Not too long ago one of you dear colleagues, a guest writer for ThTh postings in the past, suggested that I was possibly “stuck” on the God-sinner reconciliation agenda and not framing the Kingdom of God broadly enough. You told me: “The promises of the coming kingdom in the prophets are much more than forgiveness; they also are about abundant food, water in the wilderness, the liberation of slaves and exiles, healing of the lame, blind, and deaf, coming home to one’s land and occupation, and peace between peoples.”
Which prompted this reply:
- And none of that ever happened anywhere in the Old Testament except in very isolated instances, did it? And even at the hand of Jesus after individual “signs” of healing the lame, blind and deaf, there was no general improvement in the public health in that corner of the Roman Empire. Where IN REAL HISTORY did the prophets’ “peaceable kingdom” ever show up? Even after Jesus came, it didn’t happen either. He himself didn’t restore any Eden-Garden anywhere before his departure when he was “in charge.” And after his departure (when he still is “in charge” as the Dominus of 2004 years of Anno Domini) it never happened either, except here and there, and then still ephemeral. When Constantine declared the Roman Empire “Christian,” there is no evidence that I know of about “peace and justice” improving anywhere in the realm. And when later the HOLY Roman Empire came on the scene, loaded with Christian premises, peace and justice remained as iffy as it had been before.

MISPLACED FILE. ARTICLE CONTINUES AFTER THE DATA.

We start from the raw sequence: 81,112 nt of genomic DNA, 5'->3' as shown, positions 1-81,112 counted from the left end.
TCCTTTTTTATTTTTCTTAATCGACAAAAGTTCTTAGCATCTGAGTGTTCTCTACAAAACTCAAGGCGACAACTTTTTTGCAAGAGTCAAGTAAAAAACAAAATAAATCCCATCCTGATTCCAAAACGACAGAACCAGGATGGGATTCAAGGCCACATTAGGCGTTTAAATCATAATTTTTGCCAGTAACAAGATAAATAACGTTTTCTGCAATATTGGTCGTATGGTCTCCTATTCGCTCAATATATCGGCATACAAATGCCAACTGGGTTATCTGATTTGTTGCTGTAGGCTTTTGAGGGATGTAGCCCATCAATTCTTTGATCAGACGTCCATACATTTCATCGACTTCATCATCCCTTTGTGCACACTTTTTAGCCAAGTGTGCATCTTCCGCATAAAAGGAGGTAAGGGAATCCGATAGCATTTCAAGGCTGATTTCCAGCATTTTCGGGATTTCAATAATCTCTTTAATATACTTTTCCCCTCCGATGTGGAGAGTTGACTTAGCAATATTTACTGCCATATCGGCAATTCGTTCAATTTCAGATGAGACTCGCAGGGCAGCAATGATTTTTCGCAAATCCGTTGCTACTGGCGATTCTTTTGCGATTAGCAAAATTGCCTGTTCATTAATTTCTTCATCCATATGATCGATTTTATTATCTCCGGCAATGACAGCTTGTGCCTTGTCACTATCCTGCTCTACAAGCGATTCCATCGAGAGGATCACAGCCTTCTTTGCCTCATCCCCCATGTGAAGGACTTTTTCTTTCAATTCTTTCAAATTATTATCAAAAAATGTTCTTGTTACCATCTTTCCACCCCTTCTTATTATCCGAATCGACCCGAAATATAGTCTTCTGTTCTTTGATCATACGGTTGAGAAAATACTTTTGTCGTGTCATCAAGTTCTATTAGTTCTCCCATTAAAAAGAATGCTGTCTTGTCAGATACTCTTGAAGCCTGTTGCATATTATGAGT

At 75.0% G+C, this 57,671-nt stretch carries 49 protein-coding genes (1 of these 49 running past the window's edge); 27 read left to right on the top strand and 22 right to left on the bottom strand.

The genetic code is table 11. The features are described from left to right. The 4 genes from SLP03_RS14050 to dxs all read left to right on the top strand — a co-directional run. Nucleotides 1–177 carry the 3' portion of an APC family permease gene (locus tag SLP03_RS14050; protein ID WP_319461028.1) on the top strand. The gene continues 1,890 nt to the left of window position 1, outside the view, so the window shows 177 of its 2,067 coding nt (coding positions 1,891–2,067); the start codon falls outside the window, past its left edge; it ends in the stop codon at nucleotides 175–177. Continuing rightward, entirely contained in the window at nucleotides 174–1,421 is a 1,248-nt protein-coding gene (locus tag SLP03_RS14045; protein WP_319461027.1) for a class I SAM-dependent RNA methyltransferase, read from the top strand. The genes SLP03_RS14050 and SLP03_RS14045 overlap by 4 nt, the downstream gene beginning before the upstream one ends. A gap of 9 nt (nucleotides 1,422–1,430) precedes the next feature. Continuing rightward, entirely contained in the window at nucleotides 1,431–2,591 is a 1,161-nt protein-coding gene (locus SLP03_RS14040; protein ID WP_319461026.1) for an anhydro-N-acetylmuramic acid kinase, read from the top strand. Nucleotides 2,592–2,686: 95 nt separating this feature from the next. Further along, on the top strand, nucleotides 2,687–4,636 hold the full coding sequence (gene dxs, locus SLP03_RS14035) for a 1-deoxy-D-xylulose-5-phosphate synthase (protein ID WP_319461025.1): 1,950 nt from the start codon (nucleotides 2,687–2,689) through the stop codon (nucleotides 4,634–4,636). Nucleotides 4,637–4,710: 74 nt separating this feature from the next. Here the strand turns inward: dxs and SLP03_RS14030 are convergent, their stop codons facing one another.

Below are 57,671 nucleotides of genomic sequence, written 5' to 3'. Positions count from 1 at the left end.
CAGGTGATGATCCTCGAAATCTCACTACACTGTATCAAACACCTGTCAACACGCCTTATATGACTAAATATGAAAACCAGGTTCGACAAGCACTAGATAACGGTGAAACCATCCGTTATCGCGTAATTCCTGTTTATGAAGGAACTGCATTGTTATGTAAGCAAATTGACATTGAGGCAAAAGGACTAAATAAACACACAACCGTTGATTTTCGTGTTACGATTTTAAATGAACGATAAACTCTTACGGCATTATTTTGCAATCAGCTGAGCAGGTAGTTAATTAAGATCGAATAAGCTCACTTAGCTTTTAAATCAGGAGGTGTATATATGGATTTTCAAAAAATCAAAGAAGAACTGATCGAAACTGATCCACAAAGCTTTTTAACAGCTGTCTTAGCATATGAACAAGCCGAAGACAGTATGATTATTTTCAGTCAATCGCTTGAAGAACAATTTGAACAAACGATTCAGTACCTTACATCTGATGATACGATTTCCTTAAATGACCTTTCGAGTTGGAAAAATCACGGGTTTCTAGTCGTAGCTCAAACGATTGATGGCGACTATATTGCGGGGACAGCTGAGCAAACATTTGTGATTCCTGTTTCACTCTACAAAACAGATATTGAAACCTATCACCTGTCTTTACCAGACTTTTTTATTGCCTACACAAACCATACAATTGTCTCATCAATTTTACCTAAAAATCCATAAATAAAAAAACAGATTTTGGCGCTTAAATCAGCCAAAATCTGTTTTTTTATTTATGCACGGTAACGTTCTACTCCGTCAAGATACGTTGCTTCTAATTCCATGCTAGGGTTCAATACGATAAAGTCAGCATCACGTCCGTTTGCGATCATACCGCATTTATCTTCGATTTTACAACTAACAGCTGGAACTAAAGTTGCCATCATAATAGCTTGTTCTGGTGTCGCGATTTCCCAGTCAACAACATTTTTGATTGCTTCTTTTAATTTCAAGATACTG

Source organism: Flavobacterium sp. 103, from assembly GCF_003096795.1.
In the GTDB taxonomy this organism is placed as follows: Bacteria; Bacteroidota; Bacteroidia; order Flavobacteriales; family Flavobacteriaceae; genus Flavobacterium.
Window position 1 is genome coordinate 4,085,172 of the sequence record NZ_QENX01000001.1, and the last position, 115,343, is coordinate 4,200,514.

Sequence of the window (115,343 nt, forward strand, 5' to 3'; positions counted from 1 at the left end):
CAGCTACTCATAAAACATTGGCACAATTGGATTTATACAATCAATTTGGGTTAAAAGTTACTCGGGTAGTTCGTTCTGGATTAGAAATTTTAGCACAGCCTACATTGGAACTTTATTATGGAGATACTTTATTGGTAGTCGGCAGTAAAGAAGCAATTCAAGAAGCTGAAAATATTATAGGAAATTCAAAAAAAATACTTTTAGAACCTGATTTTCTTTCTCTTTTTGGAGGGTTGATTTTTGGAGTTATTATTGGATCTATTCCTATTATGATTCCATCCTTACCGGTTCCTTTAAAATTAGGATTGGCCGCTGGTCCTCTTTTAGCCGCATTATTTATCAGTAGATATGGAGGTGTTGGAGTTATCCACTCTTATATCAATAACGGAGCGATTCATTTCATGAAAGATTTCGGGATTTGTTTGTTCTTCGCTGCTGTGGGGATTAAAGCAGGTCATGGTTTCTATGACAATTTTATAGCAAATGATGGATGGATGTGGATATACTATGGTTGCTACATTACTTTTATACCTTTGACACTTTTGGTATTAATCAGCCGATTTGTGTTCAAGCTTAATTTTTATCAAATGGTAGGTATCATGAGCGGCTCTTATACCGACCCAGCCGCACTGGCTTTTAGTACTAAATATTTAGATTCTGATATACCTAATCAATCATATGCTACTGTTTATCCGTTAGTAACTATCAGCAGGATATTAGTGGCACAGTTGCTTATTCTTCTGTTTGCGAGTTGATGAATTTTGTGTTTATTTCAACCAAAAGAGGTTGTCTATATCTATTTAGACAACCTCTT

- So unless Jesus was conning us all with his kingdom talk, his kingdom must have been about something else. And of course it was. His kingdom is NOT what the prophets were talking about with the items mentioned above. His kingdom was what the prophets couldn’t deliver, even super-prophet Moses. That’s the whole point of the Jesus-and-Moses contrast in John 6. Forgiveness of sinners (=Life that lasts, that can lick death) is what Moses’ bread was unable to do. Jesus’ mission was different. Radically different. Jesus claims his bread is to get sinners to live forever. It’s a promise in God-relations, not a program in human-relations. And in John 6 the evangelist wants us to understand that the “Moses manna” is not just the morning edibles the Israelites gathered in the Sinai, but the “Manna” of Sinaitic Torah. Patently the morning edibles didn’t get sinners forgiven, but neither could the bread of Sinai’s covenant. It couldn’t get sinners un-sinned; it couldn’t offer them the bread for life that lasts.